"It's a Batman show without Batman." (The premise of the series in a nutshell.)
After the first episode had foreshadowing for the villains that was rather blatant to say the least (as noted above), it became popular to make fake foreshadowing comments that are deliberately overdone such as "My name is Mr. Oker but most people call me Joe."
Alfred yelling "MASTAH BRUCE! GET YOUR BLOODY ARSE DOWN 'ERE!" (Possibly a reference to Alfred's wildly different mannerisms compared to his usual proper English gentleman act through most other incarnations.)
"It's Mad-Eye Mooney!" (A reference to Fish scooping out her own eye and Dollmaker replacing it with a differently colored one. Long story.)
Rendering the show's name as "Got Ham" on account of the wonderfully Large Hams the show has.
Bullock's hilarious "WHAT'S ALTRUISM?!" line in the episode "Viper."
"HEEERE'SBARBARA!!" in response to her breaking down the bathroom door in herAx-Crazy state in the Season One finale.
Money-Making Shot: Bruce's skyward scream in the trailer, after his parents are shot.
Oswald Cobblepot crosses it at the end of the pilot episode when he murders a fisherman for food. What makes it especially heinous is that the fisherman didn't do anything to him, not even refer to him as Penguin (let alone compare him to a penguin).
If he didn't cross it then, he certainly crosses it when he has Isabella killed out of petty jealousy for Ed.
The attempt on Alfred's life is this for Molly Mathis, who had put a contract out on him.
A bit mild in comparison to the above, but if you thought Barbara would be a suitable love interest for Gordon, you certainly weren't anymore after she cheats on him with Montoya. Now, Montoya isn't being deliberately malicious to Gordon by making out with Barbara at this point, but after this, Gordon really gives up on her. She only gets worse from there, even going so far as to try to groom two preteen girls into femmes fatales (no wonder Catwoman started her adult career on the wrong side of the tracks). Then she really does cross the MEH in the first season finale when we learn that she, not the Ogre, murdered her parents, and right after revealing this to Leslie, she attacks and tries to murder her.
Theo Galavan is one of the richest also when it comes to potential ME Hs. He has Zaardon die in order to spring free the maniacs and kills a few guards as well. Then he orchestrates all of their atrocities like the dock workers murders, the schoolbuses attempted immolation, the GCPD's massacre and Jerome's little show. Afterwards he blackmails the Penguin into killing the other political candidates for him. On top of that it turns out that his ultimate plan is to kill Bruce an innocent boy. Finally he kills the Penguin's mother. Above everything else, it is this of course that the Penguin brings up to convince Gordon he can't be trusted, and when the Penguin says that about someone...
Things really started going downhill for Nygma morally speaking after he kills Kristin Kringle. Rather than confessing that it was an accident, he chops up her body and buries it in the woods and murders a hunter that stumbles on to him digging the grave. If all of that wasn't bad enough, he's definitely past the MEH the instant he murders Officer Pinkney as part of an ultimately successful campaign to frame Jim Gordon for his murder and distract everyone from Nygma's own crimes, committing two atrocities for the price of one. Lee Thompkins, by the way, miscarried in direct connection to the aftermath.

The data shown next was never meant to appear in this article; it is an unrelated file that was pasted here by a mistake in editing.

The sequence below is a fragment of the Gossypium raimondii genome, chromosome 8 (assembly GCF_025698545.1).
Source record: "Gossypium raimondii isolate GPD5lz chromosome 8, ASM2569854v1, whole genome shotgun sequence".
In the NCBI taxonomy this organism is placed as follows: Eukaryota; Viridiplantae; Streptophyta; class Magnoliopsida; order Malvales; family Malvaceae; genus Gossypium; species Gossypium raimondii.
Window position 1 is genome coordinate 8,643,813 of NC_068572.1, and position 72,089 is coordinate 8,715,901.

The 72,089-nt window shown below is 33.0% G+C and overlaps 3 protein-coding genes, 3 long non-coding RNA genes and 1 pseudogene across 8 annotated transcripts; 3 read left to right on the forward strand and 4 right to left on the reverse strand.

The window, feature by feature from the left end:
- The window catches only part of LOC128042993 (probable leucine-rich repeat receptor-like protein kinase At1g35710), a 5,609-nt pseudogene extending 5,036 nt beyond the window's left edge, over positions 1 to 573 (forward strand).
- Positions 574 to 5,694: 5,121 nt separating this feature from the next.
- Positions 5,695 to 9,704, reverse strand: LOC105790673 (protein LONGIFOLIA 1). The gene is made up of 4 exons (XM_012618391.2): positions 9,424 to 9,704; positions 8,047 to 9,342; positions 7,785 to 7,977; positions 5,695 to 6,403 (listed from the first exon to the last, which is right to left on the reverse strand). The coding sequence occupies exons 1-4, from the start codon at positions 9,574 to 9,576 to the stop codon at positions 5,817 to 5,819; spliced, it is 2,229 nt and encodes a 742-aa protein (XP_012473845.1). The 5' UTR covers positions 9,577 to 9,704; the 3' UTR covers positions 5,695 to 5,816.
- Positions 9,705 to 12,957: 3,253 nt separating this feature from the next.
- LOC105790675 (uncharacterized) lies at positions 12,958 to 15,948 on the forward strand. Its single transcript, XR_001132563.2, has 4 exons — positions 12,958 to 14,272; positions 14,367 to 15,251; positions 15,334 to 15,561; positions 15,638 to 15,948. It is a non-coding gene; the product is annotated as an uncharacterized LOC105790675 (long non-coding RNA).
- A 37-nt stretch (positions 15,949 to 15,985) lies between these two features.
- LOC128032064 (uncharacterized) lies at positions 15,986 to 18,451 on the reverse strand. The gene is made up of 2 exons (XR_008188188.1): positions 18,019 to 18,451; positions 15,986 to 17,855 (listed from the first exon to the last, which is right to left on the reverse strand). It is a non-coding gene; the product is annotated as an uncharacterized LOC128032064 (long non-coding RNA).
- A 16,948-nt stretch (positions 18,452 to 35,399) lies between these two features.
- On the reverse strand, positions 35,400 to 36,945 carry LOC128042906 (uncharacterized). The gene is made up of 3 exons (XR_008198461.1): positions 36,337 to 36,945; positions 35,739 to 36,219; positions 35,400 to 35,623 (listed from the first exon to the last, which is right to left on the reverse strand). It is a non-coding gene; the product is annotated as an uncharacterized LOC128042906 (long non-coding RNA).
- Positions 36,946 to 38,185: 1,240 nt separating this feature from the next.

Victor Fries, despite normally being an Anti-Villain, crosses this when he — under Dr. Hugo Strange's orders — murders Karen Jennings. And actually looks like he's having fun. Of course, he did kill quite a few people and became a serial killer looking for a cure, so it might just be a more callous example rather than the only.
Strange himself already crossed it before the start of the series by conducting torturous experiments and betraying Thomas Wayne and ordering him and his wife killed. And then there's his sending Mr. Freeze after Karen, as mentioned earlier.
Butch definitely crosses it in "Anything for You" by double-crossing Penguin and resurrecting the Red Hood gang to cause trouble just when Penguin thinks Gotham's safe again and having them kill people, like a priest who was blown up with a grenade. Adding insult to injury, their first attack involves shooting the statue of his mother and ripping its head off right in front of him, at which point Penguin's crusade against the alleged Gotham's monsters becomes a tad bit personal, to put it lightly. Its not his first horrific crime, it just stands out as the one that he did independently and without following orders.
Good luck guessing when Jervis Tetch crosses it, though if you still had any sympathy for him after he abused his sister, murdered a couple to get their home and a few people as part of his plan to get Alice—and more to torment Gordon, who he blames for her death—and finally forced Gordon to choose which of his girlfriends to shoot, it's a safe bet you didn't after it's revealed that he had deliberately infected Mario with the virus in Alice Tetch's blood, which, by the way, ends up wrecking Gordon's relationships with both Lee and Falcone by the time that saga draws to a close.
Mario himself goes over with his If I Can't Have You... moment towards Lee, which causes a lot of trouble for the one who walks in on it. Or at least his infected side did. It could be argued that the original personality is innocent.
Lee Thompkins crosses it when, after injecting herself with the Tetch virus, she buries Jim Gordon alive, with his only way out being the virus itself, and then taunts the entire GCPD about it.